The Cowboys are getting even closer to their season-opening matchup against the New York Giants, and the anticipation is starting to build up to monumental levels. Two disappointing seasons of finishing 8-8 and two consecutive winner-take-all defeats to division rivals have a fan base that is starving for a winner.
This franchise spent time this offseason retooling the coaching staff, switching philosophies, adopting new schemes and adding some new faces in order to achieve success. But is it enough to match the sustained success of some of their most bitter rivals and immediate competition?
Every team probably feels the want or need to add some more pieces to their puzzles, but it's time to dance with the date you showed up with. For the Cowboys, getting through the rest of this preseason schedule without more injuries would be a victory in and of itself.
Most of the roster is starting to mold itself into what was reasonably expected to be along with a few pleasant surprises. But what about the disappointments, the anticipation of having that players-to-watch list fall short of expectations and simply failing to see certain players never get on the field?
The Cowboys have certainly had their share of this feeling of disappointment and so have 31 other franchises. It's hard to isolate them all but we have to identify the biggest ones.
Let's take a look.
You hate to pick on a player when they've suffered injuries, but at what point does the issue of durability and the cumulative effects of wear and tear start to creep in? Last season was a disaster for Jay Ratliff and maybe all those years of being an undersized nose tackle have finally caught up to him.
His current hamstring injury has left him, well, quite hamstrung, and he has yet to participate in any sort of practicing, let alone play in any preseason games. The Cowboys did not address the defensive line in free agency, they passed on Sharrif Floyd and will be relying on Ratliff to perform in 2013.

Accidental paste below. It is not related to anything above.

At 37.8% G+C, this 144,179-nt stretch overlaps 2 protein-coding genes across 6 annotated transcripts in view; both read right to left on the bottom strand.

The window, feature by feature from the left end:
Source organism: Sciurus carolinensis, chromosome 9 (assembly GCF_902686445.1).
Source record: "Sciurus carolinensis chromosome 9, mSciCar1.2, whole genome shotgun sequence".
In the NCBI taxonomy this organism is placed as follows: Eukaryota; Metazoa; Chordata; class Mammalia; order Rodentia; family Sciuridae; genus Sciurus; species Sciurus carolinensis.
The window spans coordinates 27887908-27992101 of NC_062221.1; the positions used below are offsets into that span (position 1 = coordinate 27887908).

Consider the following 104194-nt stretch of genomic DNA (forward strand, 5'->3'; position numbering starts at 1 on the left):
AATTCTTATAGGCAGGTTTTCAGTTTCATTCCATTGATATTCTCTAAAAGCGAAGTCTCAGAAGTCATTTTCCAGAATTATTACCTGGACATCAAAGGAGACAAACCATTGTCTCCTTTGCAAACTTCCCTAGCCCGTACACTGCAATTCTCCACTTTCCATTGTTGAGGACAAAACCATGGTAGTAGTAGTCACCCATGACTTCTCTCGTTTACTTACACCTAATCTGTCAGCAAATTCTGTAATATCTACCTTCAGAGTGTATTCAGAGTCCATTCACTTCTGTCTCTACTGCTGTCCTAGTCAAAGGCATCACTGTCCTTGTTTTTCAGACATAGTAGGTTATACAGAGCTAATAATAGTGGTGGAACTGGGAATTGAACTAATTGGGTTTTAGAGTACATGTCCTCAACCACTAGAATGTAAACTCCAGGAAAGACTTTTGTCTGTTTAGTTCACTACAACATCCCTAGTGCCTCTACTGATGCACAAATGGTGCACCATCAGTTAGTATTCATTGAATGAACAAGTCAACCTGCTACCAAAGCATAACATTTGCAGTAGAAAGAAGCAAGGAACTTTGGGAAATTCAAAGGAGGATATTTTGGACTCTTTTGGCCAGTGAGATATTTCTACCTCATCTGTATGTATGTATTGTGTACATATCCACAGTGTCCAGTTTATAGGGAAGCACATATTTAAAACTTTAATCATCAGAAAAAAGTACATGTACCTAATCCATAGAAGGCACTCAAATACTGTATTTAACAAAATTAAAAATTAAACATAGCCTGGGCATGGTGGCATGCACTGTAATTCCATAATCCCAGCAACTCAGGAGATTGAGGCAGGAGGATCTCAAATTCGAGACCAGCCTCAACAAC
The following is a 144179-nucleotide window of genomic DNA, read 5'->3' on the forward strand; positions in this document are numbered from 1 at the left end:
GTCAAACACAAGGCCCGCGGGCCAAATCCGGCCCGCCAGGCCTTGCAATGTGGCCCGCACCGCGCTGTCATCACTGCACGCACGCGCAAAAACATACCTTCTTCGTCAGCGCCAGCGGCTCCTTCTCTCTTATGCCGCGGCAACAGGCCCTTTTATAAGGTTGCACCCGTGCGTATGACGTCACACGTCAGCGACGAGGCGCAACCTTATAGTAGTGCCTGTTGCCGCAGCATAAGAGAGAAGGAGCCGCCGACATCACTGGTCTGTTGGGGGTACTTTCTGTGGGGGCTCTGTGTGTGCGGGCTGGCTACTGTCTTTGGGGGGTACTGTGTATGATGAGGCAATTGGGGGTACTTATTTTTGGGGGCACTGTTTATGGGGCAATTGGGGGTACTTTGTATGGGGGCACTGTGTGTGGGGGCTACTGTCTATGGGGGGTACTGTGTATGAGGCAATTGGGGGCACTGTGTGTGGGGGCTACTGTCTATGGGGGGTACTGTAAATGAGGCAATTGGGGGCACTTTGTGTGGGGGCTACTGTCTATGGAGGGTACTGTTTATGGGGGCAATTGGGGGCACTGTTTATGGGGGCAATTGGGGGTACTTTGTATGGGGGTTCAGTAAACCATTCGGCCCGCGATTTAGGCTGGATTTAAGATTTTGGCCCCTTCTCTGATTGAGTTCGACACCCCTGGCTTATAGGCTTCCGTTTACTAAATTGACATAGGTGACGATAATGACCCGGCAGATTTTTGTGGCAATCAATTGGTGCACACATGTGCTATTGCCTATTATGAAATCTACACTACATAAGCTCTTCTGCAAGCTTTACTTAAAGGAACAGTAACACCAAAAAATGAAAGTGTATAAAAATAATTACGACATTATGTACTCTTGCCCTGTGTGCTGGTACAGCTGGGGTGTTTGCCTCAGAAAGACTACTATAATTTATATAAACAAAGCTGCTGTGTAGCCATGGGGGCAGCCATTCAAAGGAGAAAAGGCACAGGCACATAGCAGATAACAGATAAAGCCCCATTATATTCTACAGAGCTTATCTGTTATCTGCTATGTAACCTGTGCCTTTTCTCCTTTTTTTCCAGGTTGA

A big key in Monte Kiffin's 4-3 scheme is the ability of the defensive line to attack the gaps, be disruptive and stop the run. Ratliff, when healthy, is someone who plays with great leverage and he is explosive and strong off the ball.
In a one-gap system Ratliff is likely to flourish because his size is better suited to the scheme and the simplicity that it carries with it. But Ratliff's inability to stay on the field raises even more concerns about his ability to play all 16 games and why the Cowboys didn't pursue any other options.
There is never a substitute for live game action and the events that can unfold on any given play, and that's what is hurting Ratliff now. Will he suit up on opening night? Will he face limited reps? Is his body ready to sustain a full season?
These are the questions we will be waiting on for the answers, and that is very disappointing.
I think every Cowboys fan wants to see Matt Johnson succeed, but this is either a classic case of bad luck or it could be time to cut ties. On the surface, Johnson has all the tools to be a successful player; he was a huge playmaker in college and he seemed like a good fit for this team.
But a redshirt rookie season, followed by his most recent setback, really put his status with this team in danger. Again, it is hard to be critical of a player in a violent sport, but even Jason Garrett is questioning his durability.